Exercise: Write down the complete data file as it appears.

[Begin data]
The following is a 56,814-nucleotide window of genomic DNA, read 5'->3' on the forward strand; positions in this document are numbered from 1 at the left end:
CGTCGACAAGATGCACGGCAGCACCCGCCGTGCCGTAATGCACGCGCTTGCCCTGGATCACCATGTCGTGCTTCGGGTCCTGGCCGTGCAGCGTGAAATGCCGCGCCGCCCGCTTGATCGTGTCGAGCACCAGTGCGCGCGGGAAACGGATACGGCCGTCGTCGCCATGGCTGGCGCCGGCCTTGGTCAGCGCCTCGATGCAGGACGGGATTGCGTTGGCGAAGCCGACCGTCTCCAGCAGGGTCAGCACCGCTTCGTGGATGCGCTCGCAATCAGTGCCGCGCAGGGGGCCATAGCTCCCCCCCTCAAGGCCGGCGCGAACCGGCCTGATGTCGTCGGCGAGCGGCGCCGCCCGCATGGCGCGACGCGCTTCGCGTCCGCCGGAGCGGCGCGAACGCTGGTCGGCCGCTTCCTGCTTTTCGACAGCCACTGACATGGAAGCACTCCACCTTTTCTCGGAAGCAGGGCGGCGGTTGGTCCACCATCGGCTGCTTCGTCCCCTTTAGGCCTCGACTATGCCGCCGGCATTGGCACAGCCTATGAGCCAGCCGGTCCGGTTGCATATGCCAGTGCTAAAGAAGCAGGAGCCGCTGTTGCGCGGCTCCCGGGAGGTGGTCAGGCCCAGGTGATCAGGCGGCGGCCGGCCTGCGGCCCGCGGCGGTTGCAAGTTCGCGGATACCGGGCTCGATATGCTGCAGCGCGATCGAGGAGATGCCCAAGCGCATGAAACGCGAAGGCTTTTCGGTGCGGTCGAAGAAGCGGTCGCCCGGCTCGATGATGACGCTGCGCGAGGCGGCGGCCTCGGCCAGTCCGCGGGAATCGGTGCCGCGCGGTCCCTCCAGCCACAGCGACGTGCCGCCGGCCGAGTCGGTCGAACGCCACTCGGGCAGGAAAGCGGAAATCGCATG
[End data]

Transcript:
The following is a 56,814-nucleotide window of genomic DNA, read 5'->3' on the forward strand; positions in this document are numbered from 1 at the left end:
CGTCGACAAGATGCACGGCAGCACCCGCCGTGCCGTAATGCACGCGCTTGCCCTGGATCACCATGTCGTGCTTCGGGTCCTGGCCGTGCAGCGTGAAATGCCGCGCCGCCCGCTTGATCGTGTCGAGCACCAGTGCGCGCGGGAAACGGATACGGCCGTCGTCGCCATGGCTGGCGCCGGCCTTGGTCAGCGCCTCGATGCAGGACGGGATTGCGTTGGCGAAGCCGACCGTCTCCAGCAGGGTCAGCACCGCTTCGTGGATGCGCTCGCAATCAGTGCCGCGCAGGGGGCCATAGCTCCCCCCCTCAAGGCCGGCGCGAACCGGCCTGATGTCGTCGGCGAGCGGCGCCGCCCGCATGGCGCGACGCGCTTCGCGTCCGCCGGAGCGGCGCGAACGCTGGTCGGCCGCTTCCTGCTTTTCGACAGCCACTGACATGGAAGCACTCCACCTTTTCTCGGAAGCAGGGCGGCGGTTGGTCCACCATCGGCTGCTTCGTCCCCTTTAGGCCTCGACTATGCCGCCGGCATTGGCACAGCCTATGAGCCAGCCGGTCCGGTTGCATATGCCAGTGCTAAAGAAGCAGGAGCCGCTGTTGCGCGGCTCCCGGGAGGTGGTCAGGCCCAGGTGATCAGGCGGCGGCCGGCCTGCGGCCCGCGGCGGTTGCAAGTTCGCGGATACCGGGCTCGATATGCTGCAGCGCGATCGAGGAGATGCCCAAGCGCATGAAACGCGAAGGCTTTTCGGTGCGGTCGAAGAAGCGGTCGCCCGGCTCGATGATGACGCTGCGCGAGGCGGCGGCCTCGGCCAGTCCGCGGGAATCGGTGCCGCGCGGTCCCTCCAGCCACAGCGACGTGCCGCCGGCCGAGTCGGTCGAACGCCACTCGGGCAGGAAAGCGGAAATCGCATG